Charles Dickens Museum, London

The building at 48 Doughty Street, London, that houses the Charles Dickens Museum is just one of many places Dickens lived during his life (but the only one in London that survives), so how much of a sense of ‘Dickens’ there would be there I wasn’t sure. But included in the reconstructed rooms are plenty of original pieces of furniture such as Dickens’ own writing desk and armchair (below) that a sense of treading where Dickens once lived is definitely evident.

Doughty street Dickens Museum dining room

Charles Dickens’ Dining Room at 48 Doughty Street set up for entertaining

For instance, the first room you enter is the Dining Room, set up as if Dickens were about to entertain his illustrious friends. And upstairs is his sitting room and study that would have formed an important part of his everyday routine. Throughout the house there is information about his life too, such as his marriage and subsequent separation from Catherine and on the top floor is a small exhibition about the influence of his dad’s incarceration in the Marshalsea Prison and his subsequent childhood experience of working in the Blacking Factory that had such an impact on his future views of Victorian England. However, this is much more a ‘house’ museum than a Charles Dickens life story museum.

Armchair from Dought Street, Charles Dickens Museum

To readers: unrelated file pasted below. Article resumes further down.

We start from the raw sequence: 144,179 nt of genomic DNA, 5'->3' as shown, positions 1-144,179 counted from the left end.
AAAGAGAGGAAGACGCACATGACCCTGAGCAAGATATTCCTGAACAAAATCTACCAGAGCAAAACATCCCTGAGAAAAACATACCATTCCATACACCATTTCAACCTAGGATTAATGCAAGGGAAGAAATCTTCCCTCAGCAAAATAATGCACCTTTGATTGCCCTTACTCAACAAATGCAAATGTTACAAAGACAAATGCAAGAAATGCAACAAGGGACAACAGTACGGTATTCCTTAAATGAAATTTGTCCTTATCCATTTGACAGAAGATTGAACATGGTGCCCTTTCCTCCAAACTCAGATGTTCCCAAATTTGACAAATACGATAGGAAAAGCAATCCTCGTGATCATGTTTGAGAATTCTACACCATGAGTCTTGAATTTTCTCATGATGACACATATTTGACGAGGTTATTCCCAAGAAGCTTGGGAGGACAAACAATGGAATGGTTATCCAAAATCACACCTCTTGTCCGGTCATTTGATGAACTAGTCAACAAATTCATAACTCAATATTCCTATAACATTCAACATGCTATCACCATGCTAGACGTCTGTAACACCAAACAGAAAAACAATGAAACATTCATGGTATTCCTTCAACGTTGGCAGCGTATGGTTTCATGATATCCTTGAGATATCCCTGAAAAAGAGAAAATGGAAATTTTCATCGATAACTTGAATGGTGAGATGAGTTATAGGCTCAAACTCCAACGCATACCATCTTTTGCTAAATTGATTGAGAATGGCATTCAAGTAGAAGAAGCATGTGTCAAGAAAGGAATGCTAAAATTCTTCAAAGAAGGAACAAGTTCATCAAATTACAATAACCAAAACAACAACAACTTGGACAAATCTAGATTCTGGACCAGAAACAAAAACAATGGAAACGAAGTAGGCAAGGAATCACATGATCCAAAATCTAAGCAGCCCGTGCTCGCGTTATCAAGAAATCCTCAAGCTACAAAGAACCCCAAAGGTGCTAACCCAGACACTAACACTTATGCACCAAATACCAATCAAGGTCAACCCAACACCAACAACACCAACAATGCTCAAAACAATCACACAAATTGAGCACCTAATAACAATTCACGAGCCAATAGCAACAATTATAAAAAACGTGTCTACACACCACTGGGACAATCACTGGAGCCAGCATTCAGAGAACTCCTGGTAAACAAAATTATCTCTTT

Charles Dicken’s armchair from Doughty Street, London

As a house museum it is impressive – the kitchens, scullery and even a small outdoors cellar are reconstructed and open to the public along with three floors of rooms upstairs. There are occasional audio pieces that play as you enter a particular part of a room, but they haven’t gone over the top with multi-media extravaganzas and I was a little relieved there wasn’t a 20 minute video or anything at the beginning and you could get stuck straight in.

annotated book, reading tours, Charles Dickens, Doughty Street

Book annotated by Charles Dickens for his reading tours

However, I can see how taking part in a tour would help to bring the house alive and bring more atmosphere to the rooms. There is a feel to it that Dickens has just popped out for lunch, but at the same time it didn’t feel particularly ‘lived in’ and it was really only the Dining Room where I got that feeling of trespassing in someone else’s house.

There is a lot to see, both in terms of period features and Dickens related material as well as space for a cafe, shop, study areas and exhibition rooms in the house next door. They are really lucky to have so much space that can be opened up to the public and I’ll definitely be checking out some of their events in the future to see how this space is used as I think it could make a really interesting venue.

48 Doughty Street, London WC1N 2LX
Adults £8 (Art fund members Free)
www.dickensmuseum.com

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